The suggestions and counter-suggestions for each relationship populate the austere world of the opening strophes with a crowd of possible identities and relationships in which the reader is implicated. The reference to Mallarmé is one of the strongest indications that thaw/deshielos also consciously coexists with its influences and traditions. For example, although decomposed by each strophe, the décima is referenced repeatedly, as if a touchstone: 'la décima sin limites' ('limitless décima') , 'creciente de la décima' ('décima's rising') , 'la décima lunar' ('the lunar décima') . The speaker seems close to taking on Mallarmé's persona in another poem: 'edad de Mallarmé / sin medallas ni amantes' ('the same age as Mallarmé / no medals or lovers'), while strophe 73 echoes Cavafy's 'Ithaka' and the rhythms of the folk verse of which the décima is part:
if you don't sit down to walk like a native
facing the blizzard
sceptical of spring
you'll mistake the road to Cayama
if you don't see yourself as a crag a bend
a cypress on the ridge
Cayama will be hypothesis delusion
if you seek nothing more than arrival
the journey's reverse
you'll never return to Cayama
In wearing its influence so openly and in so many ways, the poem makes explicit its coexistence with other works, neither fully assimilating nor resisting them. As with the shifting relationship with 'you', this unresolved inheritance underlines thaw/deshielos' negotiated status, its poise.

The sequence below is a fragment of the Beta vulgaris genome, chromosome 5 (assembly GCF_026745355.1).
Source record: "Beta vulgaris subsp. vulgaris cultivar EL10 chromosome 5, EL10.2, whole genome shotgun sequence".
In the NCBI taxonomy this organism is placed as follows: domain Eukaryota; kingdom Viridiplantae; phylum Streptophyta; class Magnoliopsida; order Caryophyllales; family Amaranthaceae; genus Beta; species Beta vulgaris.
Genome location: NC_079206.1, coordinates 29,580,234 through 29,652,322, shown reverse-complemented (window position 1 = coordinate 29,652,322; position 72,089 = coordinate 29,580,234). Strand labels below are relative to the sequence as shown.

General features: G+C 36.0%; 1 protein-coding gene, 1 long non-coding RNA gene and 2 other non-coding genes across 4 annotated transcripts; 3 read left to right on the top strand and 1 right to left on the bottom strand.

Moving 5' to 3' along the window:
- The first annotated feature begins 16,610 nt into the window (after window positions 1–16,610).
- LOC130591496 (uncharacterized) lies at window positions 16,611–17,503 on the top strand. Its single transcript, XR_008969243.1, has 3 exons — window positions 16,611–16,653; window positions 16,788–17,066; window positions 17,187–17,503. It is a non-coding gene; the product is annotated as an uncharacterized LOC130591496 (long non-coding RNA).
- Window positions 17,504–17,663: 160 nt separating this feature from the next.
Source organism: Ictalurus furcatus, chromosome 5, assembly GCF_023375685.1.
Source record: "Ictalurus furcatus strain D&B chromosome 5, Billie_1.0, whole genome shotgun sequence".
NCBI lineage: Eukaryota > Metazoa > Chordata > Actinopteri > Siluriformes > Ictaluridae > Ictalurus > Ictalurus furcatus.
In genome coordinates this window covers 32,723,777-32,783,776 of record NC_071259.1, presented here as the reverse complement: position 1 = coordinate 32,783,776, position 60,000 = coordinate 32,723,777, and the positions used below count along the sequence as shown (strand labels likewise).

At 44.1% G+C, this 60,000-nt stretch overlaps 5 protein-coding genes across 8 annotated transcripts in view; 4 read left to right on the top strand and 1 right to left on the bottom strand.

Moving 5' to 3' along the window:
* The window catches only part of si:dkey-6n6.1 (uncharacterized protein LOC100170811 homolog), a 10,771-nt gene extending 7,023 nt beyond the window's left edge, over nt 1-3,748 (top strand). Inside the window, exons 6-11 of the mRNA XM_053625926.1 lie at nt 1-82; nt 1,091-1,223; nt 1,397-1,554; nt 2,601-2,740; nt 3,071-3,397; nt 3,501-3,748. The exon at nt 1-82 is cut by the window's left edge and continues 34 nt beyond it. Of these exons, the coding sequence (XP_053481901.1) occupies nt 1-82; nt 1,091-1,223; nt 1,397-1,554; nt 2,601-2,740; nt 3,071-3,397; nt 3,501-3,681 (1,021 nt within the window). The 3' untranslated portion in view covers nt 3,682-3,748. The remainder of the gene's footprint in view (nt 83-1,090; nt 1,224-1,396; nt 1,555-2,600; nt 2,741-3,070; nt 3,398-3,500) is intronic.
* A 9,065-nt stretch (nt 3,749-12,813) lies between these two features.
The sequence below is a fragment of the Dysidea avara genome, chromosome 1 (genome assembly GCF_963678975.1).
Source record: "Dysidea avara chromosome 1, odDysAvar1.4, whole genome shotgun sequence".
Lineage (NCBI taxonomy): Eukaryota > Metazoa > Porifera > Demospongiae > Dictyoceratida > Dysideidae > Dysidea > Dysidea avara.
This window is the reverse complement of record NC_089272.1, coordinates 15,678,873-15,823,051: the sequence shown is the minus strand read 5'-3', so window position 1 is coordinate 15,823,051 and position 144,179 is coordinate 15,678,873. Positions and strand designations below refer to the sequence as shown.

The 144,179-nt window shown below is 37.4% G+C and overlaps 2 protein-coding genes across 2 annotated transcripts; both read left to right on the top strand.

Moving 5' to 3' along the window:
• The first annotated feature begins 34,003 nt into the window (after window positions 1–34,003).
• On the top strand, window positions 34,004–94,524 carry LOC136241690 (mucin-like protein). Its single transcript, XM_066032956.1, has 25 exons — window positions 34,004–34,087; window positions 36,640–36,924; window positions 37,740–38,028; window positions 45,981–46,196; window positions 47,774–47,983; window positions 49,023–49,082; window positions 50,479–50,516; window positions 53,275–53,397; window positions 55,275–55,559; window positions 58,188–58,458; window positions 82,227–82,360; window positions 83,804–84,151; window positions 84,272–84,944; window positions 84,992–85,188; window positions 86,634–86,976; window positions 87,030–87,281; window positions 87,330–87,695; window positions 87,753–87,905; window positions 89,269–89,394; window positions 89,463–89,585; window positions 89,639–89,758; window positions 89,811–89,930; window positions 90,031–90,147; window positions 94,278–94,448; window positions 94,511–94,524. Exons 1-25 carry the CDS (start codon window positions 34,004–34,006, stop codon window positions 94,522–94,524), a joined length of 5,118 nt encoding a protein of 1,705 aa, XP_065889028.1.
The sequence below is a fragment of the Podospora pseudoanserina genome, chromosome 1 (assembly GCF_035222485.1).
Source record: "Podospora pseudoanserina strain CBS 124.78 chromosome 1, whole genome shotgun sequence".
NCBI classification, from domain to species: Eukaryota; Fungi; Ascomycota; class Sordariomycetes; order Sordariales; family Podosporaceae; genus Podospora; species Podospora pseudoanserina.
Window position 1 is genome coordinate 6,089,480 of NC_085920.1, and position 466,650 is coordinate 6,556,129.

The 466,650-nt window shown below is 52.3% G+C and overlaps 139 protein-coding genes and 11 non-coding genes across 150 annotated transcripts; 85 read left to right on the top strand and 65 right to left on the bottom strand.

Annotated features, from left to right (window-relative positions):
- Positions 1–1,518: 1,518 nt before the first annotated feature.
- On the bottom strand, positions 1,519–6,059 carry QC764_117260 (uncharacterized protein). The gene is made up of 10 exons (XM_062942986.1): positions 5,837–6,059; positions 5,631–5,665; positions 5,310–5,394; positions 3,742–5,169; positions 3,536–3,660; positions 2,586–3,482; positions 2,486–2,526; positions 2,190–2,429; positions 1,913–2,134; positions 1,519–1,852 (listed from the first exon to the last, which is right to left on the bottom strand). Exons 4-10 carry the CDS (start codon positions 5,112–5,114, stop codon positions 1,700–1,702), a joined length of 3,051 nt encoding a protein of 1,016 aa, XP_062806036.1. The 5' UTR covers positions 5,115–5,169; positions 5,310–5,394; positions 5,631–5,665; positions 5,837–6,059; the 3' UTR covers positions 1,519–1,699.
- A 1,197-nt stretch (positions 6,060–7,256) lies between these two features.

Another aspect of this literariness is that the book repeatedly draws attention to its textual nature, as if attempting to cope with the Ohio winter by asserting itself: 'me acuesto entre las notas / que pulsaste ayer al margen de mí' ('I lie down with the notes / you freehanded yesterday in my margin') ; 'conjura de eles' ('conspiracy of els') . (The latter is an example of the dry humour that slips through the work-a Spanish speaker complaining of English's hard 'll' sound.)
One coexistence is only implicit at first, but gradually emerges as a central theme of the book. This is the accommodation between mortality and desire. The instability of 'you' is one of the main ways in which this develops. But it can be found everywhere in the poem. Desire is often approached openly:
body tasting of body
Mortality, however, is often put off, deferred-perhaps the thawing of the world could be a release into death, even if the natural human expectation is the opposite. (Is there an environmental commentary here too?)
in the night nothingness copies itself
from a folio thrown to the fire
like a snowflake
fleeting and beautiful
Some of the most powerful strophes bring the two together in the associative context of winter and poetry:
I'll wait for you to the marrow
even if frost ends up tucking me in
It would be reductive to say that thaw/deshielos is a book that achieves a balance among all its parts. Instead, it is an exercise in striking balance, with continual leans, adjustments and swings. This is what for me makes it successful-it does not lead to a comfortable point of rest, but recognises that being in the world is always a negotiation:
two birds in one
perched on the bank
the real one pecks at night
flowing inconsolably in snowfall
its thirst is negative
light understands abandons us
reflection doesn't mimic
because it drinks a bird
with time two wings let them
be one in this willow